| A hiker in California was arrested for eating a condor, one of a
species close to extinction. The judge passed down a sentence of hard labor for
life. The hiker begged for a chance to tell the whole story to the judge.
"Judge, you don't understand! I'd been wandering lost for three days
without anything to eat or drink. I was losing strength fast. I happened
upon this condor perched in a tree. I killed it with my slingshot and ate
it. This gave me the strength to go on. If I hadn't eaten it, I would
have died in the woods and no one would have known about it."
The judge was so moved, that he suspended the young man's sentence.
Out of curiosity, the judge asked the hiker what a condor tastes like. The
hiker replied, "Well, it's a cross between a bald eagle and a spotted owl."
Deceit is something that is part of our society; Bnai Yisrael had
their hands full, as well, in dealing with the deceit of Pharaoh. "Let us deal
wisely with them." (Exodus 1:10.) Pharaoh wanted to deal wisely -- to
outsmart -- the Jewish people, and he knew that the only way to do so was
to lure them into servitude by first promising them the opportunity to be full
participating members in Egyptian society. Bnai Yisrael was promised the
stars, but gradually, Pharaoh changed the terms of the deal.
The Sforno, a prominent Italian commentary to the Torah, offers a
novel interpretation what Pharaoh meant by 'dealing wisely." He says that in the
beginning, the Egyptians (Mitzrim) did not want to enslave the Jews. Their
plan was to make conditions so bad that Bnai Yisrael would want to leave on
their own. The Mitrzim hoped that through appointing taskmasters over the
Jews, they would see that conditions were bad and then would certainly want
to leave Egypt. Special taxes were levied against the Jewish people, but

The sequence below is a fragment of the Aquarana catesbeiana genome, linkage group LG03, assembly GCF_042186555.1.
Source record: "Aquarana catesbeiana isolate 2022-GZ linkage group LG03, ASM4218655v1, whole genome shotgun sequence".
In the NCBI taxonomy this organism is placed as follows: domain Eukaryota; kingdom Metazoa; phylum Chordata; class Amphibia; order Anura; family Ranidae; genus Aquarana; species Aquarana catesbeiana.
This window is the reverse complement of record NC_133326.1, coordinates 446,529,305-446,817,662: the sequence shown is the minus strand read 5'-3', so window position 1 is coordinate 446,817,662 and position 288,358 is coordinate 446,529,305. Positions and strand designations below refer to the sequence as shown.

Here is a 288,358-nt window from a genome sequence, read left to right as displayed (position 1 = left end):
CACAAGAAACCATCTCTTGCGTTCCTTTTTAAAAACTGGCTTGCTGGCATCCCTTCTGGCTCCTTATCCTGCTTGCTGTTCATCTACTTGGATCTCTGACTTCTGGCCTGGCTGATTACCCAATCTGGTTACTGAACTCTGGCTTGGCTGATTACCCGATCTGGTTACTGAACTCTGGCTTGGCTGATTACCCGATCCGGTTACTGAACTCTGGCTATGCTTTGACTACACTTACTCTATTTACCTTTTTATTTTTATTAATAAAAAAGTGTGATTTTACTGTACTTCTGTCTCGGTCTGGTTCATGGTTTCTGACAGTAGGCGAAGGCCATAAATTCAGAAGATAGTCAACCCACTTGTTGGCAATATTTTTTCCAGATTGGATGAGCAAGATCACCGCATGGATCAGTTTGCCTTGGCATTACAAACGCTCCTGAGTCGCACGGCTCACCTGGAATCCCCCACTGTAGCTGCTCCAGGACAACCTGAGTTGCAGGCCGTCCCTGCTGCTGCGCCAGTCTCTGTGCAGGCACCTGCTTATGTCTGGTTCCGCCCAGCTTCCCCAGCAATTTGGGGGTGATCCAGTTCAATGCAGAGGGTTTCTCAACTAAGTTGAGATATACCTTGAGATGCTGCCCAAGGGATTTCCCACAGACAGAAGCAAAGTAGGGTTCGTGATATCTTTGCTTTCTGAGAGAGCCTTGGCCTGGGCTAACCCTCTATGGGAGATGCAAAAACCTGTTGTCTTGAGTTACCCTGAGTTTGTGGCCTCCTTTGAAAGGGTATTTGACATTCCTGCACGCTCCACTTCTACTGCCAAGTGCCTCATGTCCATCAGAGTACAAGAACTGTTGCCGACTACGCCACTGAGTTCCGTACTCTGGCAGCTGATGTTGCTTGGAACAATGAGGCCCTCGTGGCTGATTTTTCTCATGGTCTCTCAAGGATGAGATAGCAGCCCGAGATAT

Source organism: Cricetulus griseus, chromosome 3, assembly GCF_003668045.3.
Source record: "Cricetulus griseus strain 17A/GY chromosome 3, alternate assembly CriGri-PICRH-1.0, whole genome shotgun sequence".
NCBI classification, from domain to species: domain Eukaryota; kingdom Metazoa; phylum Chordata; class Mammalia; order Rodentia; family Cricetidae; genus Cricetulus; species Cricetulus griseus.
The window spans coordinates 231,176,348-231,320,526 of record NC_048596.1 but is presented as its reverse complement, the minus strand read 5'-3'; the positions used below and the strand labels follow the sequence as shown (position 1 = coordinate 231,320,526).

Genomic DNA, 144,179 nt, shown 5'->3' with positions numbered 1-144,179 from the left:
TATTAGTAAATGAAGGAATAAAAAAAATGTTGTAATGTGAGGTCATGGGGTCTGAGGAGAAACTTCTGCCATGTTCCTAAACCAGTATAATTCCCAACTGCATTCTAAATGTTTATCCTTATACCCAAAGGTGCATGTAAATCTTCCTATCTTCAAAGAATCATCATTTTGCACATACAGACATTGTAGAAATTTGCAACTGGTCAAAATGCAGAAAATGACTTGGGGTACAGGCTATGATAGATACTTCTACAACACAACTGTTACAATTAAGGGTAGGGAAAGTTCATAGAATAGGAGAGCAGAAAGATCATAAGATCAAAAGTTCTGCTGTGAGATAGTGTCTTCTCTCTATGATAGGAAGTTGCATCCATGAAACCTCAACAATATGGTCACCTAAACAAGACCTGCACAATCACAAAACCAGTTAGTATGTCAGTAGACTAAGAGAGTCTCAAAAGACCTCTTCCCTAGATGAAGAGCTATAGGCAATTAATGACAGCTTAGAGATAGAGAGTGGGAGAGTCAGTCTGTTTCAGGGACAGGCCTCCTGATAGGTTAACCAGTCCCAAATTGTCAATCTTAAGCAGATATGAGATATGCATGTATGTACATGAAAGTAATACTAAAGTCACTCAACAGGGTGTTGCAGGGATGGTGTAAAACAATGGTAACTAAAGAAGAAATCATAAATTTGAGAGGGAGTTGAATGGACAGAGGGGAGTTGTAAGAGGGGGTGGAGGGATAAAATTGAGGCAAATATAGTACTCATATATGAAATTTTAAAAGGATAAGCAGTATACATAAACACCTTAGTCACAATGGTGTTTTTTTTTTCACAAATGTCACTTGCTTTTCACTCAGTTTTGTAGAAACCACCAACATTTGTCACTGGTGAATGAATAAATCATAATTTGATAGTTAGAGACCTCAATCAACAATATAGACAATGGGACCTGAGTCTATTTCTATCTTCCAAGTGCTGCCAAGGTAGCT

they still didn't protest. They didn't keep their sense of self worth, and
allowed themselves to be further degraded by the Mitzrim. It can therefore
be said that a lack of self-esteem played a part in our servitude in Egypt.
A lack of self-esteem can put a person into the position of making the
wrong choices, and eventually ending up in trouble. Over the years, I have
unfortunately seen many people who would have avoided several of life's
pitfalls, if only they had believed in themselves and understood their own
worth. There are a number of ways that a person can develop a stronger
sense of self esteem.
The first step is to try to begin to look at ourselves in a positive
light. Frequently, individuals who are doing extremely productive things
with their lives view themselves in a negative light. Someone once
mentioned that they saw a poster on a wall in a neighbor's home that was titled:
"The Most Creative Job in the World" The sign read: "It involves taste,
fashion, decorating, recreation, education, transportation, psychology,
literature, medicine, art, horticulture, economics, community relations,
pediatrics, purchasing, direct mail, law, accounting, religion, energy and
management. Anyone who can handle all those has to be someone special.
She is. She's a homemaker."
The way we look at ourselves affects the way others look at us, as
well. The Ohr HaChayim states that when Bnai Yisrael first came to Egypt under
the reign of Yosef, we were so proud of our heritage that the Mitzrim left us
alone. When Yosef died, however, Bnai Yisrael began to look at themselves
differently, that in turn caused the Egyptians to look at them in a less
positive light, which began the Jewish people's downfall.
Another suggestion to help people develop a healthy sense of self
esteem is to develop positive friendships with those people who can help us
develop a positive sense of self. Rav Yisroel Salantar, the founder of the Mussar
movement, used to say when he would see a little boy; 'vus macht ihr, in
the second person, polite form. He would not say vus macht du; in the
familiar. When a young child would be addressed by such a great man with this level
of respect, it was impossible that his self esteem was not immediately
The theme of last night's seder was: If we believe in the greatness of
the Jewish people; if we believe in ourselves, and if we believe in our
children, we're certain to succeed. I'd like to close with the story of a bubbe who
proudly presented her two young grandchildren to her friend. "Oh,"
remarked the friend, "they're so cute. How old are they?" The question brought the
definite response from the proud bubbe, "The lawyer is two and the doctor
May we all take these words to heart, and teach them to our children
at this evenings seder.
Good Yom Tov